Various Artists - Zelphabet vol K [Zelphabet - 2010]
Upon first glance, I thought this disc was just a CD sampler that fell through the cracks of the Musique Machine office. It was published back in 2010. However, after some further investigation, I discovered this release is part of GX Jupitter-Larsen’s massive Zelphabet series.
Zelphabet is an 27-part subscription series, with each disc combining artists of the same letter of the alphabet. Aren’t there only 26 letters in the alphabet you ask? For subscribers, rather than those who buy the discs piece meal, Jupitter-Larsen has added an “extra” letter as a special gift. At $200, the subscription is actually a pretty good deal….if you’ve got that kind of dough laying around. The Volume I received is K. It’s funny, it didn’t even dawn on me that all the artist monikers started with the same letter until I got some background info on the CD.
Zelphabet: Volume K consists of an eclectic mix of artists, featuring: K2, Key Ransone, KK Null, and Kluster 07. It might sound cliché, but there truly is something for everyone into experimental/avant garde sounds.
The cover for the disc is a simple glue pocket and the CD itself appears to be a high quality pro-pressing. The cover art features a butter knife atop a gravelly stone surface. Done in black in white, it’s simple but effective.
The disc starts off with “Choke” by legendary Japanese noise artist K2 (Kimihide Kusafuka). Clocking in at almost 20 minutes, it’s an unrelenting maelstrom of harsh noise. It is constant shifts of static wash, heavy explosive dive bombs, laser gun synths, and plenty of start/stop moments. High end screeches, electronic pulses, and broken up static crackle also pervade the track, making no space for breathing room.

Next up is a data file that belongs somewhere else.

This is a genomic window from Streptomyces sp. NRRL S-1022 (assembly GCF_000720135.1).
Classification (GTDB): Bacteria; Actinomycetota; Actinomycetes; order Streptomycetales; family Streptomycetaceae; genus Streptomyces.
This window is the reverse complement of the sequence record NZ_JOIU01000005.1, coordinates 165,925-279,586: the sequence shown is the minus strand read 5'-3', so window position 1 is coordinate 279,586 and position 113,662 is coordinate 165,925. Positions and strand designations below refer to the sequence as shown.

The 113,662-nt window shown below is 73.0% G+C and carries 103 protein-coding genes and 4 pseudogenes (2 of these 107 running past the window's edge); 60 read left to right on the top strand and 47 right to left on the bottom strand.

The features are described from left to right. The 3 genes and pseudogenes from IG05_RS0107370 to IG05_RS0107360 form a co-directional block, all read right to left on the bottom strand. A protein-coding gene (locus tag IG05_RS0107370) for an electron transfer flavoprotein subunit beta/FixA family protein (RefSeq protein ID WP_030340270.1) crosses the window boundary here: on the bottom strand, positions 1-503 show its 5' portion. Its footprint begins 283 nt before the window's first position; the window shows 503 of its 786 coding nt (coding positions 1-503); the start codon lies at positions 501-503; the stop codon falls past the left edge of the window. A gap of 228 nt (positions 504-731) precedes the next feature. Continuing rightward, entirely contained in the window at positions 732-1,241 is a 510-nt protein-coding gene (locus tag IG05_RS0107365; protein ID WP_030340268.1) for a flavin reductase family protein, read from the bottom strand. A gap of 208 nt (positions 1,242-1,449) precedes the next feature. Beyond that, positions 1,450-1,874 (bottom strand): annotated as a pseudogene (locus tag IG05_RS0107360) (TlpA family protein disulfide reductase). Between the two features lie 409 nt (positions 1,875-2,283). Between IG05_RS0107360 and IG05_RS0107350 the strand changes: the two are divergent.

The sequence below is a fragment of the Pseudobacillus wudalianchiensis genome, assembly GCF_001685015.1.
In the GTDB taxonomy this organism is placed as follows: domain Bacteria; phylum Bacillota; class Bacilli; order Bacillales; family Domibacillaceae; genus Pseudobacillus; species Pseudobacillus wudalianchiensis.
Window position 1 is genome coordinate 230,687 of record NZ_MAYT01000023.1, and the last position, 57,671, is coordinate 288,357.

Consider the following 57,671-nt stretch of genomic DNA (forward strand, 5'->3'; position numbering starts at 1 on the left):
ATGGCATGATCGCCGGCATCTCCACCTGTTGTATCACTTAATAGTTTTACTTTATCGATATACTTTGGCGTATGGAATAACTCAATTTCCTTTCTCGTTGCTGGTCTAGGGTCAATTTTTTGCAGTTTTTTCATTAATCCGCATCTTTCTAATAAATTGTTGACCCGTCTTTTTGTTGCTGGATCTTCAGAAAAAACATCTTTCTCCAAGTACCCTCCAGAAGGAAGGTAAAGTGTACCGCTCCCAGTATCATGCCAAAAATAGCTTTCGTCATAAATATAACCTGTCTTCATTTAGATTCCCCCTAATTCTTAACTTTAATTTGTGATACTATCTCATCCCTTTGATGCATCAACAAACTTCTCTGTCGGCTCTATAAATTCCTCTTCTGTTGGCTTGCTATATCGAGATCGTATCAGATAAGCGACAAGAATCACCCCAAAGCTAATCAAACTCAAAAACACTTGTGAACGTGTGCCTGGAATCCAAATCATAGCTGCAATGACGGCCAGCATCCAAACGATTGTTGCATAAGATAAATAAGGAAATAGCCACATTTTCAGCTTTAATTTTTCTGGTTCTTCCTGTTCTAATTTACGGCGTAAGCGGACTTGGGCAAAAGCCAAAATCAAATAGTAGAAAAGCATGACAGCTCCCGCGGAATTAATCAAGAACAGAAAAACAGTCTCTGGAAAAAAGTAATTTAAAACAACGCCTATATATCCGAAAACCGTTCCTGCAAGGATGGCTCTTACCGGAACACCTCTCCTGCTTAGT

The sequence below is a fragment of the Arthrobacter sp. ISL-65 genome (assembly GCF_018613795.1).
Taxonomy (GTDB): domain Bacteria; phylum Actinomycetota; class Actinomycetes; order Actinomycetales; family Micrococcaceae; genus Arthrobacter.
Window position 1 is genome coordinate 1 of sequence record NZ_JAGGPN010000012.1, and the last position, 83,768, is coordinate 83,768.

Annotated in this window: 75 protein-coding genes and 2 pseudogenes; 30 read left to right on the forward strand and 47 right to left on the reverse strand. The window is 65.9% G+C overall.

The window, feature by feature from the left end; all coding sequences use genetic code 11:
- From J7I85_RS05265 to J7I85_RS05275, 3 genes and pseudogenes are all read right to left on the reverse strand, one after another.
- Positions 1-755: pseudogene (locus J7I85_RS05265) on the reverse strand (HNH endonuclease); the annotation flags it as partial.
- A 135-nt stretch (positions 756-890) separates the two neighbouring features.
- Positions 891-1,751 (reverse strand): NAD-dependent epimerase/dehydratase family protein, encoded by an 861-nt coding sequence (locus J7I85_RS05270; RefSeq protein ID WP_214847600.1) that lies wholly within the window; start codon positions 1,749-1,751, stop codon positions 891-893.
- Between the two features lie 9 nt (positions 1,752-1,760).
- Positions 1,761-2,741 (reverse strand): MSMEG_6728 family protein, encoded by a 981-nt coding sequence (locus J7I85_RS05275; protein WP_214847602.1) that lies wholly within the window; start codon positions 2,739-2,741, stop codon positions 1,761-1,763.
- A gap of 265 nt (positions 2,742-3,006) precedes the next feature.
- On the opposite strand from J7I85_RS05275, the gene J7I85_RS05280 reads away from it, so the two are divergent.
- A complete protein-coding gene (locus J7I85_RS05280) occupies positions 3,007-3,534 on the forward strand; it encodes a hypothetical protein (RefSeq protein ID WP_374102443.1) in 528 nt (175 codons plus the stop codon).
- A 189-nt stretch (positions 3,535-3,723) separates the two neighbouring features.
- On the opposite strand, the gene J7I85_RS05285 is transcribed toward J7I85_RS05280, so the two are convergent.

Track 2 “Tangible Bride” belongs to Key Ranson and they’re definitely the odd man out on this eclectic collection. Key Ransone bring an experimental orchestral piece to the mix. It starts with a really slow build up (a minute in and I wasn’t sure I was even hearing anything). The first half of the track sounds like an eerily growing tuning session that hits a peak at 6:08...then a brief pause before we move into the second half. A brief flurry of stringed instrumentation and we are greeted to both male and female singing. Minutes in and the instruments work themselves up into a cacophonous flurry once again of furiously played strings and horns. After a minute or so of this, things calm down a bit and end things on some receding eerie notes. For some reason this track reminded me of equal parts Auk Theatre and Rachels as channeled through a Peter Greenaway film. It may take a little patience to get into this track, but the payoff is definitely there.
Another japanoise great, KK Null, provides the 3rd track entitled “Tokyo August 15.” This nearly 20 minute piece is a rather epic sprawl of repetitive, glitchy beats and sci-fi synth sounds. About 9 minutes in a churning and grinding interlude takes hold then recedes into a rapid rave segment. The last quarter of the track is less focused on beats and more based on sputtering synth pulses and sci-fi synth noodling. It almost feels likes 3 separate tracks combined into 1. However, the title indicates that this may have be a superbly recorded live performance.
The final track is by Kluster 07….a project I’m not all that familiar with. The track is titled “17:47,” however my computer says it’s 17:48, so they’re off by a second. It’s a rather somber piece, that starts with a long passage of repetitive tribal percussion, keys, and minimal synth. At around 4:30 in the track devolves into echoing synth pulses. It has a bit of 70’s british sci-fi flavor to it. Squelchy electronic blobs float into the atmosphere with tiny synthy pin-pricks to fill in the void. Percussive reverberations, industrial pulses and an organic stringed instrument (a sitar maybe?) carry us through to the tracks final conclusion.
All is all this a good sampling of underground experimental music in it’s many permutations. Someone loan this working stiff 200 clams so I can sign up for a subscription. Hal Harmon